Free speech wins in Finland after Christianity put on trial

Free speech wins in Finland after Christianity put on trial

Päivi Räsänen (right) and Bishop Juhana Pohjola (left) were put on trial in Finland for their Bible-based beliefs about human sexuality and marriage. 

Free speech wins in Finland after Christianity put on trial

Thanks to a free speech-defending court, a member of parliament in Finland has been acquitted after publicly stating her biblical beliefs, but the law firm defending her predicts an appeal is likely because the faith-hating prosecution is under pressure to punish its client for her beliefs.

Päivi Räsänen, a former Minister of the Interior, was prosecuted for “hate speech” over homosexuality and marriage after an unwelcomed social media post and radio debate got her in trouble with authorities in the Nordic nation of 5.5 million.

Also facing charges was a bishop, Juhana Pohjola, who was put on trial for publishing a religious pamphlet, 17 years earlier, that was written by Räsänen.

The high-profile trial against both of them concluded Wednesday with a unanimous ruling in their favor. “It is not for the district court to interpret biblical concepts,” the Helsinki District Court ruled.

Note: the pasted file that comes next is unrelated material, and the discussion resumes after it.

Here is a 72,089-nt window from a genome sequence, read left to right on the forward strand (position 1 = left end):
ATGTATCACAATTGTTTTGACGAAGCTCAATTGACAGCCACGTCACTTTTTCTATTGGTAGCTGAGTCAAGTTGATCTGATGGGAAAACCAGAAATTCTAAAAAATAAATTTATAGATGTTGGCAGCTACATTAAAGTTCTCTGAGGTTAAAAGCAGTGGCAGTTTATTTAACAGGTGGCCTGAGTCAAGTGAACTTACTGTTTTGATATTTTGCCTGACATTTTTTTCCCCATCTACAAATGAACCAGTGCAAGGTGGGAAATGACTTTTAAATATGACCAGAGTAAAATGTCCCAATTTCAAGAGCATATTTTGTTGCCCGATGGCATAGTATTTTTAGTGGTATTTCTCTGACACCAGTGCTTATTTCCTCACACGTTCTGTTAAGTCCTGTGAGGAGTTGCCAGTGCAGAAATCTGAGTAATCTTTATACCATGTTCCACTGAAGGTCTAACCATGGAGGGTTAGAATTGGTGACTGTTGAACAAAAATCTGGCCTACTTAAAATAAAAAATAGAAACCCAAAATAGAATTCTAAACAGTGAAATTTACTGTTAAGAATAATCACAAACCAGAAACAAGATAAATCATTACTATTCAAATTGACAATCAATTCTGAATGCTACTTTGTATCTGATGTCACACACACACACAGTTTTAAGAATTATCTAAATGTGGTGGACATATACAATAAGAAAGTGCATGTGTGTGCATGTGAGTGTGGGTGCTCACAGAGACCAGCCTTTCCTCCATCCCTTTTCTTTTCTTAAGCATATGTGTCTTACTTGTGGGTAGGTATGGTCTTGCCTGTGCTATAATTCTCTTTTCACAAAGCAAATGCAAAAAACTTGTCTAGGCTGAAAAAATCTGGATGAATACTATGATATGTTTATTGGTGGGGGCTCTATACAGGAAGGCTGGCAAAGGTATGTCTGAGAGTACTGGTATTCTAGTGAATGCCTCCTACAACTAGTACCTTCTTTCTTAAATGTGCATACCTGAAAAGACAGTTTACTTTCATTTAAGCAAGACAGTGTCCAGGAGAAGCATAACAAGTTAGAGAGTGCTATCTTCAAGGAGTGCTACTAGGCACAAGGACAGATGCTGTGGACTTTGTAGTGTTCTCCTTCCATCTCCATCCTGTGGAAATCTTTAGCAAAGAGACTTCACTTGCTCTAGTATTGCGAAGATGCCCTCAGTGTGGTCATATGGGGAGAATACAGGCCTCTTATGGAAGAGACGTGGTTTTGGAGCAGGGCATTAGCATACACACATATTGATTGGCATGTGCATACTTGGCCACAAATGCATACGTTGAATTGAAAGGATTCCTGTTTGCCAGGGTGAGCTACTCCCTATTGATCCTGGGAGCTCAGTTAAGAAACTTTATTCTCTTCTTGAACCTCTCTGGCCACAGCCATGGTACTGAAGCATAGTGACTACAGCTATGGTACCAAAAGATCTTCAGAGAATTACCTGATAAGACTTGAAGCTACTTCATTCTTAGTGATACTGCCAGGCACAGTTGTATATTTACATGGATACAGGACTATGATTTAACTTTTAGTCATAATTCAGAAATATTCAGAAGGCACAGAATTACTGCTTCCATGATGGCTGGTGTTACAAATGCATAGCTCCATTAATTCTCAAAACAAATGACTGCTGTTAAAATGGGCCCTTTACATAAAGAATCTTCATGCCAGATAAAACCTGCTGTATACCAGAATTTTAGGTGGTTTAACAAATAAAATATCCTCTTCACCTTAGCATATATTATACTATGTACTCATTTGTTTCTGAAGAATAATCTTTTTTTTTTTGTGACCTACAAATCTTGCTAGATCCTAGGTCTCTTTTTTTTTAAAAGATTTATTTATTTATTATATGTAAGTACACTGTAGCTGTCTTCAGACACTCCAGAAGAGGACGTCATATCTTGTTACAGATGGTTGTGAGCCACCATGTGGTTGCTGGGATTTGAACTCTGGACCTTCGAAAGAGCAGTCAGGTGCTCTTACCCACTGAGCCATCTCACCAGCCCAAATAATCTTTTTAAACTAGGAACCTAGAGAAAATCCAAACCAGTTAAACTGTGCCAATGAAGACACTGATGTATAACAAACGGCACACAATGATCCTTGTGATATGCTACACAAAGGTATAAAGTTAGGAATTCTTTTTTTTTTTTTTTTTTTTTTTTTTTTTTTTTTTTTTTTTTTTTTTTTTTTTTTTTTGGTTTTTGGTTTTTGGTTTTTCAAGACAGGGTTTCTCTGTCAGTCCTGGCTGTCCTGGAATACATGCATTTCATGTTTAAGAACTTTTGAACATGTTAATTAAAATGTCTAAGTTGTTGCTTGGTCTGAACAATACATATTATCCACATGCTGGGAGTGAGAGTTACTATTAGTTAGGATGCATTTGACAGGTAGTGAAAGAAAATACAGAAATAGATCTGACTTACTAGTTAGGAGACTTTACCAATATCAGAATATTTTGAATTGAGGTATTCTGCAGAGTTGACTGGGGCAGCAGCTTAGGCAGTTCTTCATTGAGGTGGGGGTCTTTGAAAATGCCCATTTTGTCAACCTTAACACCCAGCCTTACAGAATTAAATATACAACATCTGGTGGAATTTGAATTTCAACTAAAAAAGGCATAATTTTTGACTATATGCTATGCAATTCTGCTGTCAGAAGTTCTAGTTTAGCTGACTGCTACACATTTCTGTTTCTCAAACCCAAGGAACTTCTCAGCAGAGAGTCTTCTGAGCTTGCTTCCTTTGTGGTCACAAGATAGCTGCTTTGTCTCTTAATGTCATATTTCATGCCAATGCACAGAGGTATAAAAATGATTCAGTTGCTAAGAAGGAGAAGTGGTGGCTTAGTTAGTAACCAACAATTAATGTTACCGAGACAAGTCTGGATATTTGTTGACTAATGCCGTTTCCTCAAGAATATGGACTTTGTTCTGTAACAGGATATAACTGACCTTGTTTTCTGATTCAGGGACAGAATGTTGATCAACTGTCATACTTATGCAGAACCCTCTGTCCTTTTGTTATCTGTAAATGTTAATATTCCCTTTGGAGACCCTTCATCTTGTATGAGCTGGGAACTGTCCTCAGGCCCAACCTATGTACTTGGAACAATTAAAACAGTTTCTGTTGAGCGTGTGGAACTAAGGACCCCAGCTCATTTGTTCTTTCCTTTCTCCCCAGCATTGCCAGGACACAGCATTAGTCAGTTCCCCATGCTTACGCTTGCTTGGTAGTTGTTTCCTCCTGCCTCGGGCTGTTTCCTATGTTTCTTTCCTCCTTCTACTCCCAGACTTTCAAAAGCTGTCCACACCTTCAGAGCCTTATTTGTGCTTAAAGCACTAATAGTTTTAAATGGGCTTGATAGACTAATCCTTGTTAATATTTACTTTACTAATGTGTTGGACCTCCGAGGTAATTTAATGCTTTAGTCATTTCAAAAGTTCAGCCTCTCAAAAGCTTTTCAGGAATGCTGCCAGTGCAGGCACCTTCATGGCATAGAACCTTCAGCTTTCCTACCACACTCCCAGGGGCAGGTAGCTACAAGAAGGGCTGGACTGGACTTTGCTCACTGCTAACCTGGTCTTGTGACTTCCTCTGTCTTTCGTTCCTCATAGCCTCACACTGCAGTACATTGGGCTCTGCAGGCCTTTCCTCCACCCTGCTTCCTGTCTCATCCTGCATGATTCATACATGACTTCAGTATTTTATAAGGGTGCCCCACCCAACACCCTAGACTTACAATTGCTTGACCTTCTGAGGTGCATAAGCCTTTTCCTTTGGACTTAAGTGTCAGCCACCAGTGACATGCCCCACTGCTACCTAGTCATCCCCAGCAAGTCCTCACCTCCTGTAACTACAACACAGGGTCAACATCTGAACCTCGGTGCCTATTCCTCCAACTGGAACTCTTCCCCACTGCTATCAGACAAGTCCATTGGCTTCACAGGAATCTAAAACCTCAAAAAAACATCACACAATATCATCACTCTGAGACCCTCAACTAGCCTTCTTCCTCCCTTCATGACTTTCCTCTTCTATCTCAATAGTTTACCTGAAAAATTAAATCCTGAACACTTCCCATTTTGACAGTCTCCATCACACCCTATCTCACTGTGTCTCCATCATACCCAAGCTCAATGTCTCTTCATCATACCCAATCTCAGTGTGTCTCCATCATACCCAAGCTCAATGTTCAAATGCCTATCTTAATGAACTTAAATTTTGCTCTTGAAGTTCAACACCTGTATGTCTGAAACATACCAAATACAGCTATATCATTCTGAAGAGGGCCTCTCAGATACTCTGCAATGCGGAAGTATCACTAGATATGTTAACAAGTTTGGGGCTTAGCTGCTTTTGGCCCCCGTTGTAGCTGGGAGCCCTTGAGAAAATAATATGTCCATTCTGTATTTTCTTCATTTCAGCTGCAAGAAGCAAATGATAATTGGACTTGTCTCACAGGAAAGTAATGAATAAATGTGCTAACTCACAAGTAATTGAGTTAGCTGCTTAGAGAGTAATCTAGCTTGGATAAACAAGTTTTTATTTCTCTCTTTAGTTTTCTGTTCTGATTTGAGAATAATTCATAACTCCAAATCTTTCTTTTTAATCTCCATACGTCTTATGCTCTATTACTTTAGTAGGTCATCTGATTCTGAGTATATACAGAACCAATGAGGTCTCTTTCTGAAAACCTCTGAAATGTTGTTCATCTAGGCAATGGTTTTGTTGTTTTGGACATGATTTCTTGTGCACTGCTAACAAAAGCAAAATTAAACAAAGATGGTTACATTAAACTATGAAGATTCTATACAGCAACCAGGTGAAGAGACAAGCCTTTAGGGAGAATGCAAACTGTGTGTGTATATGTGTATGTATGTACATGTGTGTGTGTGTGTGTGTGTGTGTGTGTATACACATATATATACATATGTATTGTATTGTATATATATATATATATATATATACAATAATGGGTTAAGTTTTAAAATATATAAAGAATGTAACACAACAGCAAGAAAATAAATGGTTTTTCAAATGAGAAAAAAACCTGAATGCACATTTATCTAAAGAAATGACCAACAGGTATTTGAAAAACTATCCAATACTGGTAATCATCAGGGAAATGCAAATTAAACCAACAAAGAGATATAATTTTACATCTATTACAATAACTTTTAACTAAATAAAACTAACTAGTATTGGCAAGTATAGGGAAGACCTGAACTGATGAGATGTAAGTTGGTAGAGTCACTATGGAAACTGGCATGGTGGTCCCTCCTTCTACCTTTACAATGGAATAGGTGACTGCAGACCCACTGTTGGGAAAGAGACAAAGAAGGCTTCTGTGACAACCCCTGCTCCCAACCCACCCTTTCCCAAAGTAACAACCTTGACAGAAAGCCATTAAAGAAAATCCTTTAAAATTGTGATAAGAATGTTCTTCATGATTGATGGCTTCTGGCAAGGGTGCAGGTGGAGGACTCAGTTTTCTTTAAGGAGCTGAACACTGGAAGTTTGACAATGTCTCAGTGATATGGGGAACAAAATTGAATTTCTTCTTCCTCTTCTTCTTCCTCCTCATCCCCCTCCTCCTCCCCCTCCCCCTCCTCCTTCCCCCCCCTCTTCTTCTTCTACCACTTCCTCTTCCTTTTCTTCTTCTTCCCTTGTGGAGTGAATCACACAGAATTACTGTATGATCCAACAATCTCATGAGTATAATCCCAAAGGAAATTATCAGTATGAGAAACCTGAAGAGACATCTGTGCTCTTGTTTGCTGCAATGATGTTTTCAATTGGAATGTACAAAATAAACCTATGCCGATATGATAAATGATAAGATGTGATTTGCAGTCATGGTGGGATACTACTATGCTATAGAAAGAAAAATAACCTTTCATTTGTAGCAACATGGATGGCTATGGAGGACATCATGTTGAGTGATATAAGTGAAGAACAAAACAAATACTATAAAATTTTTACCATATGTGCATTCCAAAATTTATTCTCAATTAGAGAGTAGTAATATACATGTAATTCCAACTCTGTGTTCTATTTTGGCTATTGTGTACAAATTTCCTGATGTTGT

Räsänen belongs to the liberal Evangelical Lutheran Church of Finland, as do approximately 70% of Finland, where church attendance is in the single digits. But she is the exception to the nation's post-Christian landscape and so she shamed church leaders in 2019 when they sponsored a homosexual-themed event. 

Paul Coleman, an attorney with ADF International, tells AFN the Finnish court system allows the Prosecutor General to appeal the acquittal to a higher court.

Coleman, Paul (ADF International) Coleman

“Even though we won, and the judge has ordered that the legal cost be paid,” he advises, “we could yet see a letter coming from the courts indicating that the prosecutor is appealing the decision to the court of appeals."

The attorney predicts an appeal is coming because the case became “politicized” and because the prosecution was “hostile” to freedom of speech involving religious beliefs.

That appeal would come after the Prosecutor General pursued the case even after police investigated Räsänen and recommended dropping the case. The charges also brought international scrutiny from church denominations around the world, from U.S. senators, and from Great Britain’s parliament.

The prosecution itself literally put orthodox Christianity on trial: In closing arguments, the word “sin” was described as “harmful” and thus the defendants deserved to be fined and punished.

"I am so grateful the court recognized the threat to free speech and ruled in our favor," Räsänen said after the ruling. "I feel a weight has been lifted off my shoulders after being acquitted."